Auto bosses, UAW join Trump at Michigan event to push nationalism and militarism

President Donald Trump made a strident appeal to nationalism, corporatism and militarism in a speech Wednesday in the Detroit suburb of Ypsilanti, where he signaled his readiness to provide the Big Three US automakers with a massive profit windfall by weakening fuel economy standards.

The CEOs of General Motors, Ford and Fiat Chrysler offered workers free transportation and lunch and a work holiday, in the cases of GM and Fiat Chrysler with full pay, to attend the rally, demonstrating their enthusiastic support for Trump’s gutting of corporate regulations and plans for sweeping corporate tax cuts. Trump’s gift to the auto bosses reflected the real class interests underlying his pseudo-populist demagogy about rebuilding US manufacturing and restoring industrial jobs.

So did his silence on mass layoffs carried out in recent weeks by General Motors, including the elimination of 1,300 jobs through the closure of a shift at the Detroit-Hamtramck plant and the slashing of 1,100 jobs in Lansing, Michigan. Instead, Trump praised the auto bosses for recent announcements of several hundred new jobs in Michigan and Ohio.

The presence of United Auto Workers President Dennis Williams, who sat next to Trump on a panel with Ford CEO Mark Fields, underscored the support of the union bureaucracy for Trump’s “America First” trade war and militarist agenda. Following Trump’s election, Williams declared his support for the new administration’s opposition to the Trans-Pacific Partnership and his promise to renegotiate North American Free Trade Agreement (NAFTA). Williams announced last month that the union would be reviving its chauvinistic “Buy American” campaign.

Some local UAW officials, well aware of growing disillusionment and anger against Trump among the rank-and-file, sought to distance themselves from the UAW International’s participation in the rally. UAW Local 372 in Trenton, Michigan distributed fliers headlined “Trump Rally Not Endorsed by the UAW,” urging workers at Fiat Chrysler’s Trenton Engine Plant not to attend the event. The president of UAW Local 1700 at Fiat Chrysler’s Sterling Heights Assembly Plant publicly turned down an invitation to attend the rally.

Trump gave his remarks at the decommissioned Willow Run manufacturing complex 30 miles west of Detroit before a staged audience of several hundred employees. Non-union salaried employees as well as UAW production workers were bussed to and from the event by the automakers. The former General Motors facility, shuttered in 2010 as part of the Obama administration’s restructuring of the auto industry, is being transformed into a proving ground for automated vehicles, to be known as the American Center for Mobility.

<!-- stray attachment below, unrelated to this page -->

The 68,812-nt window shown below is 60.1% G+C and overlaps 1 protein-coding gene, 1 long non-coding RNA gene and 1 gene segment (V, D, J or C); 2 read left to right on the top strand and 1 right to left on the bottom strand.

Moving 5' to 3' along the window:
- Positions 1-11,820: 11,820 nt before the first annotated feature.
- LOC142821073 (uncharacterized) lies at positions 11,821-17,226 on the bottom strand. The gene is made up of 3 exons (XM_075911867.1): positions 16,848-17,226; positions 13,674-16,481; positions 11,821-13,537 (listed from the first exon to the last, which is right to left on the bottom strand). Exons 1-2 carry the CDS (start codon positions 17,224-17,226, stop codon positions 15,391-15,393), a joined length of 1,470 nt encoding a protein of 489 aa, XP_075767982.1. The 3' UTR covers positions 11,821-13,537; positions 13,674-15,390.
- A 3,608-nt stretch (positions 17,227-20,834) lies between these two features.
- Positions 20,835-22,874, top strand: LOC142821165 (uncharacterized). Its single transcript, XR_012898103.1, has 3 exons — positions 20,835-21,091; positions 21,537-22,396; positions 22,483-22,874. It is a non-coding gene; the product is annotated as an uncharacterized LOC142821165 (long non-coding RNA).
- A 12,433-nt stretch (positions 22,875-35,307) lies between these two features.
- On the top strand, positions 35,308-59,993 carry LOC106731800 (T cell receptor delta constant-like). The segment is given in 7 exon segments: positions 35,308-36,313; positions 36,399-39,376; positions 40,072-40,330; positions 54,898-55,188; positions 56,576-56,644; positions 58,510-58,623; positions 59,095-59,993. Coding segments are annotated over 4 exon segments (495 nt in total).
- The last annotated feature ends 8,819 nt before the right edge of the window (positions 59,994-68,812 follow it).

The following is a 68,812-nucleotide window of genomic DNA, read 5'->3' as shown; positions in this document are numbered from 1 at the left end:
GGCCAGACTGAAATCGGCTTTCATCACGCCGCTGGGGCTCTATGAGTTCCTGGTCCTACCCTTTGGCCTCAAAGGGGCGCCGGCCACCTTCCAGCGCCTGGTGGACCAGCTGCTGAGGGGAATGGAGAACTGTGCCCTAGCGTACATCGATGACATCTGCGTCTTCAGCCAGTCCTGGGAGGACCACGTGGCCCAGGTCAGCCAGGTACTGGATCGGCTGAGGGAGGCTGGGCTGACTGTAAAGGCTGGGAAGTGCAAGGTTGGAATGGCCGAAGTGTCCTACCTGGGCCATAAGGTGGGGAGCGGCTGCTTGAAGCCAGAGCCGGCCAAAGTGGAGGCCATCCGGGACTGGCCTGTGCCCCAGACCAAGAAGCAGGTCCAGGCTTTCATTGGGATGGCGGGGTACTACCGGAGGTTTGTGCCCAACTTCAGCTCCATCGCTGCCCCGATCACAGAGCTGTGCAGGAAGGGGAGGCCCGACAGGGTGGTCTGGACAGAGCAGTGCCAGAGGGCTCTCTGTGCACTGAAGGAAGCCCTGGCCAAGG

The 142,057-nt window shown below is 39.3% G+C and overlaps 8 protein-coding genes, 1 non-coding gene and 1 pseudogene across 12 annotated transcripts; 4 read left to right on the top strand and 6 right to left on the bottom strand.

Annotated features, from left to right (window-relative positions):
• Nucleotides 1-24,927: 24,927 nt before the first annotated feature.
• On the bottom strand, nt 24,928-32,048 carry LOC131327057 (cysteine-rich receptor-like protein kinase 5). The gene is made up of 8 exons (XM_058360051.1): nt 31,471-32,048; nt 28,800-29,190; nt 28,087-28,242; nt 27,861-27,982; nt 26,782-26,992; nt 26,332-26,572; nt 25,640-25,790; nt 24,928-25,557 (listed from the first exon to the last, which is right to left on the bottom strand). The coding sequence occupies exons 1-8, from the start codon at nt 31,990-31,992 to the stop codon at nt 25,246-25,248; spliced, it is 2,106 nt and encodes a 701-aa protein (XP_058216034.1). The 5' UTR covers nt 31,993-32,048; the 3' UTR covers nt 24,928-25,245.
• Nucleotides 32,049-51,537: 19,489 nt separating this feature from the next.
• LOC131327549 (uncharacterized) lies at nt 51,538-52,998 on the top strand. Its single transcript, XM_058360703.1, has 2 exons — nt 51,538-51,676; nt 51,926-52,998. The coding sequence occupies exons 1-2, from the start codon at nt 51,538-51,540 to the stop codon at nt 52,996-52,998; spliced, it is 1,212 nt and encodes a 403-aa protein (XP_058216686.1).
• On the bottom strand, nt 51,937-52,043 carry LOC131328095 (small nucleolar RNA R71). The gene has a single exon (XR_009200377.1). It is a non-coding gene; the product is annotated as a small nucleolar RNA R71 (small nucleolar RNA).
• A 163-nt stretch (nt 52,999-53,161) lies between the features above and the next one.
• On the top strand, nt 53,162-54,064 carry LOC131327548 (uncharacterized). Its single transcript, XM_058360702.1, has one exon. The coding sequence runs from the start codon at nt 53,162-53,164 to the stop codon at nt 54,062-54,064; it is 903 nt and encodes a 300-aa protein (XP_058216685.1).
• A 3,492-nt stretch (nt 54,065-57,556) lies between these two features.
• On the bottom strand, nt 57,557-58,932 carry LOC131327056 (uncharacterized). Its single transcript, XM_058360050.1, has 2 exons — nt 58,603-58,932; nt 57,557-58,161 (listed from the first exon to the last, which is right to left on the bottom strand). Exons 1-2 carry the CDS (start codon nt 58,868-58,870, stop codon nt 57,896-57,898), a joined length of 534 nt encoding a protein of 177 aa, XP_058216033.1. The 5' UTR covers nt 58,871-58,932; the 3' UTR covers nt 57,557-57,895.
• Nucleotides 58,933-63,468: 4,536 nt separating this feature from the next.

“My administration will work tirelessly to eliminate the industry-killing regulations, to lower the job-crushing taxes, and to ensure a level playing field for all American companies and workers,” Trump promised.

Present along with Trump, the Big Three CEOs and Williams was Environmental Protection Agency Director Scott Pruitt, a long-time opponent of restrictions on corporate pollution and other restraints on profit-making.

In his remarks, Trump called on the assembled corporate and union leaders to pledge to “Buy American and Hire American,” and declared that US industries would soon see war-time levels of production.

Ominously alluding to his plans for a huge military build-up, Trump noted, “Seventy-five years ago, during the Second World War, thousands of American workers filled this very building to build the great new airplanes--the B-24 Liberator. At peak production--listen to this--it’s not the country that we’ve been watching over the last 20 years--they were building one B-24 every single hour. We don’t hear that. We don’t hear that anymore, do we? We’ll be back. We’ll be back soon.”

Reprising the fascistic themes of his inaugural address, he said, “We must embrace a new economic model. Let’s call it ‘The American Model’... Under this system, we will reduce burdens on our companies and on our businesses. But, in exchange, companies must hire and grow in America… That is how we will succeed and grow together--American workers and American industry side by side. Nobody can beat us, folks. Nobody can beat us. Because whether we are rich or poor, young or old, black or brown or white, we all bleed the same red blood of patriots.”

The UAW has officially embraced this doctrine of corporatism since the 1980s, espousing the supposed unity of interests between workers and “their own” American bosses in the struggle for markets and profits against American capitalism’s foreign rivals. It has not called a major nationwide industrial action in nearly four decades while working to convince US autoworkers that their fellow workers in Mexico, Canada, Europe, Latin America and Asia are their enemies. The result has been the loss of hundreds of thousands of jobs and a catastrophic decline in wages, benefits and working conditions.